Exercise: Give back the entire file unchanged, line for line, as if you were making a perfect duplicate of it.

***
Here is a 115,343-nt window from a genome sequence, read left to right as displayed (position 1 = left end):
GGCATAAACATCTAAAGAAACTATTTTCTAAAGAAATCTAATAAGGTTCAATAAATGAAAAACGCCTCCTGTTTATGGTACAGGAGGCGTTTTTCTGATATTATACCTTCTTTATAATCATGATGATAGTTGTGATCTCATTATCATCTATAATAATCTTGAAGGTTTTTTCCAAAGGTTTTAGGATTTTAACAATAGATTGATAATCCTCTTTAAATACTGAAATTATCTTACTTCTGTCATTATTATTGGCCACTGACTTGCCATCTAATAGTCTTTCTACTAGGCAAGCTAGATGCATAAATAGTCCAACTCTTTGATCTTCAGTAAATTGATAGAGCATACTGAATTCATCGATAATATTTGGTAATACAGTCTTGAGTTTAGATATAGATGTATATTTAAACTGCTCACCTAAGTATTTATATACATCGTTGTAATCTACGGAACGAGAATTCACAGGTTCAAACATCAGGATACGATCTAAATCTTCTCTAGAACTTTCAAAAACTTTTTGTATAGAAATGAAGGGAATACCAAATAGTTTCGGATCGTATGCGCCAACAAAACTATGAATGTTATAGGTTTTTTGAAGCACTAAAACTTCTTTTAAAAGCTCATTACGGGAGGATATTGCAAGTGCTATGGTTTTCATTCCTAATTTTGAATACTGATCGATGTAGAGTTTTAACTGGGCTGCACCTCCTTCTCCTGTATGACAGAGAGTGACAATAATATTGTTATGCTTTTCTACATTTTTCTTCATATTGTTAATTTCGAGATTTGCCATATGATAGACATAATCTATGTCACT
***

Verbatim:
Here is a 115,343-nt window from a genome sequence, read left to right as displayed (position 1 = left end):
GGCATAAACATCTAAAGAAACTATTTTCTAAAGAAATCTAATAAGGTTCAATAAATGAAAAACGCCTCCTGTTTATGGTACAGGAGGCGTTTTTCTGATATTATACCTTCTTTATAATCATGATGATAGTTGTGATCTCATTATCATCTATAATAATCTTGAAGGTTTTTTCCAAAGGTTTTAGGATTTTAACAATAGATTGATAATCCTCTTTAAATACTGAAATTATCTTACTTCTGTCATTATTATTGGCCACTGACTTGCCATCTAATAGTCTTTCTACTAGGCAAGCTAGATGCATAAATAGTCCAACTCTTTGATCTTCAGTAAATTGATAGAGCATACTGAATTCATCGATAATATTTGGTAATACAGTCTTGAGTTTAGATATAGATGTATATTTAAACTGCTCACCTAAGTATTTATATACATCGTTGTAATCTACGGAACGAGAATTCACAGGTTCAAACATCAGGATACGATCTAAATCTTCTCTAGAACTTTCAAAAACTTTTTGTATAGAAATGAAGGGAATACCAAATAGTTTCGGATCGTATGCGCCAACAAAACTATGAATGTTATAGGTTTTTTGAAGCACTAAAACTTCTTTTAAAAGCTCATTACGGGAGGATATTGCAAGTGCTATGGTTTTCATTCCTAATTTTGAATACTGATCGATGTAGAGTTTTAACTGGGCTGCACCTCCTTCTCCTGTATGACAGAGAGTGACAATAATATTGTTATGCTTTTCTACATTTTTCTTCATATTGTTAATTTCGAGATTTGCCATATGATAGACATAATCTATGTCACT